Mark Ely, the company's Chief Executive, said: "Simple.TV will change the way consumers watch television. It will allow consumers to stream live and recorded HD TV content anywhere – at any time – to a range of portable and home devices."

The system has now been available in the US for a year. Following its UK launch, the company plans to introduce the product to mainland Europe, Asia and Australasia.

Among the other companies also looking to revolutionise the TV experience was Otone Audio, a British company. Its focus – perhaps understandably, given the company's name – was more on sound than on vision. It was highlighting two of its products in particular this year – SoundBase (a sound bar that fits below a TV) and Accento (a rechargeable Bluetooth portable speaker, offering 10 hours of listening time).

Another British audio brand that was doing brisk business at the event was Orbitsound, a Swindon-based company keen to promote its proprietary airSOUND technology.

According to Richard Williams, the company's Sales Director, its new M9 and M12 sound bars represent a major step forward for audiophiles. He said: "Our airSOUND technology delivers a natural and immersive audio experience wherever you are in a room. The M9 and the M12 are both wireless sound bars and subwoofers and are ideal for watching movies, listening to music or playing games."

While companies such as Orbitsound were majoring on their high-tech credentials, other companies were winning plaudits with their distinctly more low-tech approach. The CD Slot Mount – produced by Clacton-on-Sea-based Slotmount – is a universal car dash mount holder that simply slots into your CD player, providing a convenient perch for your SatNav, mobile phone or MP3 player. And you can still play your CD. Small wonder it was voted "invention of the year" at the British Invention Show.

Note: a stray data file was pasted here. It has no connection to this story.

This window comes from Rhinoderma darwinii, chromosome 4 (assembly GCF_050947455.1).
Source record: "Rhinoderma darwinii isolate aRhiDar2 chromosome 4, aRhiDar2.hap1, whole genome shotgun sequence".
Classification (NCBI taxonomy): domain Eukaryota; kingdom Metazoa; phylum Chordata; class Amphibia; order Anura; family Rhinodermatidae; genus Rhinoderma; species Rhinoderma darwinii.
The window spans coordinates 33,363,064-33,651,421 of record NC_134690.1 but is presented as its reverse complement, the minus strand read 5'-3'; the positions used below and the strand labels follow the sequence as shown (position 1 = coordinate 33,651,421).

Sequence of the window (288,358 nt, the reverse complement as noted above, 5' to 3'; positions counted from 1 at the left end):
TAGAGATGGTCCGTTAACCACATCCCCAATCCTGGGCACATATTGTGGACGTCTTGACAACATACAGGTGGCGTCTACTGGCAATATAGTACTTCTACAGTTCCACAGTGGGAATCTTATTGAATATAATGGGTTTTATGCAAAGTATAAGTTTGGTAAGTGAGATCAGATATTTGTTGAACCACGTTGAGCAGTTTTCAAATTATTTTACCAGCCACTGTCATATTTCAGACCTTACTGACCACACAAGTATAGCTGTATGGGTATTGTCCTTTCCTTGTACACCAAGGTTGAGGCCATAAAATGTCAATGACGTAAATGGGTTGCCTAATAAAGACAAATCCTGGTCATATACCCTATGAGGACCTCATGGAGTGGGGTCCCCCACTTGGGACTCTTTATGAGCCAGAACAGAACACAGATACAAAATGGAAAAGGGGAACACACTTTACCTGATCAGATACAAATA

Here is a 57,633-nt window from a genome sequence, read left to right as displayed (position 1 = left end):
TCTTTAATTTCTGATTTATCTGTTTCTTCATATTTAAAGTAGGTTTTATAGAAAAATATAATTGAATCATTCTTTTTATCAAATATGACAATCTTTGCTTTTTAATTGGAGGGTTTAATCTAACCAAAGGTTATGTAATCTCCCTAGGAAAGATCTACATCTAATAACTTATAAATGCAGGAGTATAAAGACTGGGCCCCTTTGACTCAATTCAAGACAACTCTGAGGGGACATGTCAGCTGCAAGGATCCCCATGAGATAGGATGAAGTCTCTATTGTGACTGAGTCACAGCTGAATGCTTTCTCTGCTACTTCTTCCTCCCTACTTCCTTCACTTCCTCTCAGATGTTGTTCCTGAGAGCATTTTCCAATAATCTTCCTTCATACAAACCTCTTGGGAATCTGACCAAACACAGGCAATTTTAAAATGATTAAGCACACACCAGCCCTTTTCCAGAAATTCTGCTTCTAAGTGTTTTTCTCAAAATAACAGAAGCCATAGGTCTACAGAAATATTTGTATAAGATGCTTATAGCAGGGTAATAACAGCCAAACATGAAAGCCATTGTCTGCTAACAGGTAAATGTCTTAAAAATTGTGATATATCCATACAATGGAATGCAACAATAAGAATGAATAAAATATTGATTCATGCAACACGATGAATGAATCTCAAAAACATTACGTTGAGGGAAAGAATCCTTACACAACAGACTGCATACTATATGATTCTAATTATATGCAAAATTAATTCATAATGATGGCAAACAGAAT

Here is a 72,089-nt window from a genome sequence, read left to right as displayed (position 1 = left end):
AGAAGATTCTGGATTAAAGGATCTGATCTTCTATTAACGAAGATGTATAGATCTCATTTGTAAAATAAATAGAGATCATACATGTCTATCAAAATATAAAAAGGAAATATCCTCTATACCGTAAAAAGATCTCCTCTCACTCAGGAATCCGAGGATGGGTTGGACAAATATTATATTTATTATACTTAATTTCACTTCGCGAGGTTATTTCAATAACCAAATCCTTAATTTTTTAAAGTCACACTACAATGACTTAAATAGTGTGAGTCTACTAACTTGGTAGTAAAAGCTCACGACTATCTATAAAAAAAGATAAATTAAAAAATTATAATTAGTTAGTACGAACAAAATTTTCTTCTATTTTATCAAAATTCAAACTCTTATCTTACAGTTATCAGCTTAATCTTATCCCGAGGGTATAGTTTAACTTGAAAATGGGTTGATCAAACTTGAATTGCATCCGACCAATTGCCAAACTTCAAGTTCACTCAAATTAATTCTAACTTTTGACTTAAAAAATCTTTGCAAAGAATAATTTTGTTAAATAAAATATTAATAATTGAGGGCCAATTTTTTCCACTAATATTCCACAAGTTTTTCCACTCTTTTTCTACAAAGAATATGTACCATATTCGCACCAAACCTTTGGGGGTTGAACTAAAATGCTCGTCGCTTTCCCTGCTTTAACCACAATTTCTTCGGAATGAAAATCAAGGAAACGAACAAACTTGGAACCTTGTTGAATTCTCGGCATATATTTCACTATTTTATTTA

Other everyday problems, of course, do require high-tech-solutions – the Boosty for instance. Making its debut at the Gadget Show, the Boosty, devised by Ipswich-based Boosty Ltd, is said to speed up your home broadband by 'topping it up' with a second broadband connection. This is accessed via a small Boosty box, which plugs into the back of your home router.

Matt Pick, Boosty's Business Development Manager said: "We are current exploring potential sales channels and we're also looking to work with partners worldwide who want to license the product. As a portable software solution, Boosty could also be incorporated into router manufacturers' core products, potentially widening its appeal."

While a lot of items at the event were primarily fun products, some had a genuinely serious intent. One such innovation was ReSound LiNX. This ingenious device utilises Apple's proprietary wireless streaming technology to allow users to control their hearing aid and stream audio directly from an iPhone, iPad or iPod touch. ReSound has also developed an app that is said to allow a wearer to directly control their hearing aid as never before.

Overall, though, the Gadgets Show is first and foremost about fun and nowhere was that better exemplified than on the Future Motion stand. With shades of Back to Future, the Californian startup had on show Onewheel, a self-balancing electric skateboard that lets you fly over the pavement on only a single wheel.

The board – the company's debut product – allows riders to accelerate up to 12 miles per hour simply by leaning toward their front foot. Leaning back slows the board down or even puts it into reverse. Its regenerative braking also acts to recharge the battery during deceleration.

Photo: The Gadget Show: mainland-bound in 2015?
The Gadget Show: mainland-bound in 2015?

The Gadget Show Live 2014 took place on 9-13 April at the NEC in Birmingham. The event returns on 7 April 2015.

Simon King, Special Correspondent, Birmingham

Content provided by Picture: HKTDC Research